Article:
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Final rule changes related to hunting and to FWC-managed areas

by Florida Fish and Wildlife
Conservation Commission

Summary: At its February meeting, the commission approved rule changes related to hunting and FWC-managed areas around the state. Most of the rule changes expand or enhance hunting opportunities based on hunter preference and sound science to ensure sustainability, officials said. Other rules promote safety or address declining deer populations at a couple WMAs. Final rules take effect July 1, 2018.

(See Final Hunting Rules Presentation for more details: http://myfwc.com/media/4370817/8A-FinalHuntingRules-Presentation.pdf)

Statewide rule proposals

Rule changes related to doves

Modifies the dove season dates to better accommodate hunter preference.  An expected expansion of dove season dates by the U.S. Fish and Wildlife Service provides an opportunity for FWC to redistribute days to allow dove hunting later in the year, which most hunters indicated they preferred. The total season length of 90 days combined over all 3 phases would remain the same.

Expands shooting hours during Phase I of the dove season from 1/2 hour before sunrise to sunset. Currently Phase I shooting hours are from noon to sunset.

Modifies the $35 special-opportunity daily dove hunt permit to allow for a host hunter and youth hunter to each take a daily bag limit of doves. Currently, a host and youth must share a bag limit unless a $10 youth permit option is purchased.  This change was proposed to encourage youth participation in hunting as a part of the FWC’s R3 efforts to recruit, retain and reactivate hunters.

Rule changes related to
pre-charged pneumatic air guns

Allows the use of pre-charged pneumatic air guns for hunting deer and turkey on public and private lands.

Creates a definition of what a pre-charged pneumatic air gun is – a powerful air gun charged from an external source such as a SCUBA tank – and specifies what caliber and projectile types may be used to take deer and turkey.

Limits hunting seasons when air guns may be used to avoid conflicting with current methods of take allowed during a given season. For example, proposal would allow air guns during existing general gun hunting seasons but not during archery seasons.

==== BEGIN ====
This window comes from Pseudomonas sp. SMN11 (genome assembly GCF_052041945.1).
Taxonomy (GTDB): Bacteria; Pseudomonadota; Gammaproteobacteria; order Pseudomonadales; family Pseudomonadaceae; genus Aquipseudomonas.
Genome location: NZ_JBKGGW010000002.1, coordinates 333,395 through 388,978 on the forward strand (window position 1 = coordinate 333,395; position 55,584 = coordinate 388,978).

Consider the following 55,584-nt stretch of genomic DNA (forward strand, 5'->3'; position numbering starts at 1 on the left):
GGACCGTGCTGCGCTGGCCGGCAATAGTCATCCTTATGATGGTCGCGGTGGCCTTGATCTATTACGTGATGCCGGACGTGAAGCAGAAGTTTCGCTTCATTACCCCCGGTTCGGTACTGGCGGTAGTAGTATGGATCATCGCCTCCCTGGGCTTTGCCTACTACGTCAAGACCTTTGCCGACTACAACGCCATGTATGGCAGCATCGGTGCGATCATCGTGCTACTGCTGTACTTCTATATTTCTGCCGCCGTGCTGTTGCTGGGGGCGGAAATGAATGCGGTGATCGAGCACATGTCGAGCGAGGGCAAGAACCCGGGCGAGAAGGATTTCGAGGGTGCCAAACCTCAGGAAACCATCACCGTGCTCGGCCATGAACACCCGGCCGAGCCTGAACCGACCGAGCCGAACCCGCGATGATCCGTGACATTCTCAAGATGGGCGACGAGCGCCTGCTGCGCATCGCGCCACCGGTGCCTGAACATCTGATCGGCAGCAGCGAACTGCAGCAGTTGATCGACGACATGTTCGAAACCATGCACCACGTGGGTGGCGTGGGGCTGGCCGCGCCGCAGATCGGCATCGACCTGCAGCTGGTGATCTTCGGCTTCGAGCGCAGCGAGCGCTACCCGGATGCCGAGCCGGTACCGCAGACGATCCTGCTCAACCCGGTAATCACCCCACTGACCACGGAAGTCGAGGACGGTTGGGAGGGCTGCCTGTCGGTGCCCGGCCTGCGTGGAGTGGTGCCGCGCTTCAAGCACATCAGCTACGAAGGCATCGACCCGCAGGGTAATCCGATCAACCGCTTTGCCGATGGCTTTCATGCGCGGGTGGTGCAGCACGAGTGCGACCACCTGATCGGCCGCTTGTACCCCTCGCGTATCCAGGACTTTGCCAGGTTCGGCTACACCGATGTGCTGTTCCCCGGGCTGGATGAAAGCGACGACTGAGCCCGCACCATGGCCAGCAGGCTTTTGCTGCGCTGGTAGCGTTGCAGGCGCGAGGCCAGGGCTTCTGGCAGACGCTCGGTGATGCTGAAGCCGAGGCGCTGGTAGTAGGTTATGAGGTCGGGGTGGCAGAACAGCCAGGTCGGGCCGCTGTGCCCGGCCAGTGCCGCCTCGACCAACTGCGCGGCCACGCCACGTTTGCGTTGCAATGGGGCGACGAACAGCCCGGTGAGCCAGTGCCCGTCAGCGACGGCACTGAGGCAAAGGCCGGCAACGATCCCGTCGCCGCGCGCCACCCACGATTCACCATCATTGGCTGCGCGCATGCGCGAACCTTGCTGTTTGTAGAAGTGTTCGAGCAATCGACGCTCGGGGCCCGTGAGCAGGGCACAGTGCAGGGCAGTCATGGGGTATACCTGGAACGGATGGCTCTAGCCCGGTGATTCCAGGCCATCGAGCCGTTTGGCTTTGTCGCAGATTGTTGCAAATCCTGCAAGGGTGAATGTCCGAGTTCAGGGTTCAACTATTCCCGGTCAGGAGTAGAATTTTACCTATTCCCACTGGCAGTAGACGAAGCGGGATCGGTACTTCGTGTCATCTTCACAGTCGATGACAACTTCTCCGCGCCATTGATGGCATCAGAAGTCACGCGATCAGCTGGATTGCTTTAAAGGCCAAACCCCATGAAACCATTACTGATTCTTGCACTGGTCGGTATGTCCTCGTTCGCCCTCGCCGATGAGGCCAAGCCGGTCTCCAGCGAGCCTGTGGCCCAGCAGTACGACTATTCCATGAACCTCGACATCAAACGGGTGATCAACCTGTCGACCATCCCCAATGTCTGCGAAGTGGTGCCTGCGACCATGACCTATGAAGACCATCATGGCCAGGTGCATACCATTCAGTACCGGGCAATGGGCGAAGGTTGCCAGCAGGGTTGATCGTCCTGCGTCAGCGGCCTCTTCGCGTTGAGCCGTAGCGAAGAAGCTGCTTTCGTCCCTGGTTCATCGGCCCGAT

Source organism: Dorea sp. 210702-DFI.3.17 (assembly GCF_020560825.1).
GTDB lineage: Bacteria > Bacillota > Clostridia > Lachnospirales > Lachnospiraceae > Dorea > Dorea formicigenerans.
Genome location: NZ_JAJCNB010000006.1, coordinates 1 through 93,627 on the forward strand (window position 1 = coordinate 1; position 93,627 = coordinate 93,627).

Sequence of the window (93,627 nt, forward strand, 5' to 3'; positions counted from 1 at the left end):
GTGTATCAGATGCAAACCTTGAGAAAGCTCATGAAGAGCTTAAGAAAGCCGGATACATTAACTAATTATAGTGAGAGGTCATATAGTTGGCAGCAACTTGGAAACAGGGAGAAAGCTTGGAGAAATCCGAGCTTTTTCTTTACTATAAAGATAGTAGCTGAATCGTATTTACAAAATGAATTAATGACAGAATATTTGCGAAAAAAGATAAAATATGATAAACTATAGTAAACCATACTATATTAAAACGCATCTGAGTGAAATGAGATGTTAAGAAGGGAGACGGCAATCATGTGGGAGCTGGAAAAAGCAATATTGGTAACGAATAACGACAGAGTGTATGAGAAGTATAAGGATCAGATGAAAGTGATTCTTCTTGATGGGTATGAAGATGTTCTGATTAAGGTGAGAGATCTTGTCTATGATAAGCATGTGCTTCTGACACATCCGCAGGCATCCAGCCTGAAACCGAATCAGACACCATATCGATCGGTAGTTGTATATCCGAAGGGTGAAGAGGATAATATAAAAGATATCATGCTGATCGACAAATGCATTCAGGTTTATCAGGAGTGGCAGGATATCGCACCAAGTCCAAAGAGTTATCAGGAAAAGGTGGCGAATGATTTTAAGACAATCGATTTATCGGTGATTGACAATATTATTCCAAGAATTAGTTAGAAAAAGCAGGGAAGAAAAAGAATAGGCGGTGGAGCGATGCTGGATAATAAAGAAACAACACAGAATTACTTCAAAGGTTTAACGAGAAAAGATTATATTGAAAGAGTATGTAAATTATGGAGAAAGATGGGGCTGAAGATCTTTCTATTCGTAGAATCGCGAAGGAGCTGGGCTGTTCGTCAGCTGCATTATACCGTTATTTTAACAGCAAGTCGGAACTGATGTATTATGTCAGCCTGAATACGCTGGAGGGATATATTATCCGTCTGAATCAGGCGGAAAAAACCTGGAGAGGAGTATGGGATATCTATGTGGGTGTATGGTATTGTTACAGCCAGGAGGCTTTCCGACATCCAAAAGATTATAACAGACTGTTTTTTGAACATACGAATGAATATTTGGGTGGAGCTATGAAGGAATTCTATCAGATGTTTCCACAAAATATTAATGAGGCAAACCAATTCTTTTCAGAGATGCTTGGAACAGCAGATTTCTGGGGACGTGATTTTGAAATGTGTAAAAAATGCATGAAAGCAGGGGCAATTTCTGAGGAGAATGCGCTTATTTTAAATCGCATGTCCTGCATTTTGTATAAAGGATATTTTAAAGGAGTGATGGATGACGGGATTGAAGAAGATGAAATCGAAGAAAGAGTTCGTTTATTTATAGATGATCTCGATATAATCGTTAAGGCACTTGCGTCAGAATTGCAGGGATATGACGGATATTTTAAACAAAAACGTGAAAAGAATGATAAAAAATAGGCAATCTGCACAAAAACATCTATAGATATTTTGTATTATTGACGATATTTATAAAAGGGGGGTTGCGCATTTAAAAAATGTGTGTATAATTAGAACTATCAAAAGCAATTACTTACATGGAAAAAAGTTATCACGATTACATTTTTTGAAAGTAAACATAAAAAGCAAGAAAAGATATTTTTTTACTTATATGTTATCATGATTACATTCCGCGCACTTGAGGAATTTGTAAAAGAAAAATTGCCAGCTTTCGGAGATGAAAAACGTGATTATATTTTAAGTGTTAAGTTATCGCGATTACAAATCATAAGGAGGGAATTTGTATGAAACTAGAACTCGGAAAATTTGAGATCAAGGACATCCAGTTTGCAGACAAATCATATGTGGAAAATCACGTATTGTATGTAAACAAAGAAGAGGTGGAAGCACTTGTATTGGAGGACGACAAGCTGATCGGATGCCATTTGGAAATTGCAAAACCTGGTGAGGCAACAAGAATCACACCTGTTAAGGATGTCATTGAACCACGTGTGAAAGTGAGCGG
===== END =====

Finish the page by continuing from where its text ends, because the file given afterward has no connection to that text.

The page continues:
Background: The design and capabilities of air guns have evolved significantly. Today, pre-charged pneumatic air guns have the range and power to take big game. In addition, in the last decade they have become more affordable and commercially available. As a result, more hunters have requested using them to take big game. Currently, eight states allow air guns to be used to take deer and four states allow them to take turkey.

Rule changes to expand
hunting opportunities and
establish public hunting areas

Rule changes for 61 WMAs include:

a) Adding new hunts.

b) Increasing the number of days of hunting.

c) Adding methods of take or species legal to take to existing hunts.

d) Removing the need for quota permits.

Rule changes to establish the
following three public hunting areas (which add about 11,260 acres):

Everglades Headwaters WMA, Hatchineha Unit (1,460 acres), a new WMA located in Polk County. This area will be the second tract of the U.S. Fish and Wildlife Service’s Everglades Headwaters National Wildlife Refuge to be included in Florida’s WMA system.

Kissimmee Chain of Lakes, Rolling Meadows Unit (~1,800 acres) in Polk County, which is managed by the South Florida Water Management District.

Plank Road WMA (8,000 acres), a new WMA in Leon and Jefferson counties managed by the Florida Forest Service.

Additional specific area
rule change proposals

Changing regulations on 27 areas related to roads, vehicles, access, hunting equipment, scouting, check stations or camping.

Changing regulations on nine areas related to unit designations, dates, bag limits or use of dogs.

Prohibiting the take of antlerless deer on two WMAs to address population declines and ensure the sustainability of hunting opportunities.

Addressing unsafe target shooting on the Everglades Complex of WMAs, which includes Everglades and Francis S. Taylor, Holey Land and Rotenberger WMAs.

Removing restrictions related to stoves when camping on J.W. Corbett WMA.

Rules process details

The process for developing rules started in April 2017 with the review of 205 requests for changes received from the public, staff and cooperators. Of these, staff recommended 141 rule change proposals.

Summaries of all rules were available to the public for commenting online. Public comment opportunities were solicited through:

• FWC’s HuntFlorida Facebook page.

• @MyFWC Twitter account.

• Hunting Hot Sheet e-newsletter.

• GovDelivery (FWC’s email news group service) e-blast to over 152,000 unique email addresses.

Input was received via phone, email, online and other channels. Staff evaluated this public input and made appropriate changes to rule proposals when necessary. The majority of rule proposals were well supported.

(Media contact: Tammy Sapp, 850-228-1353)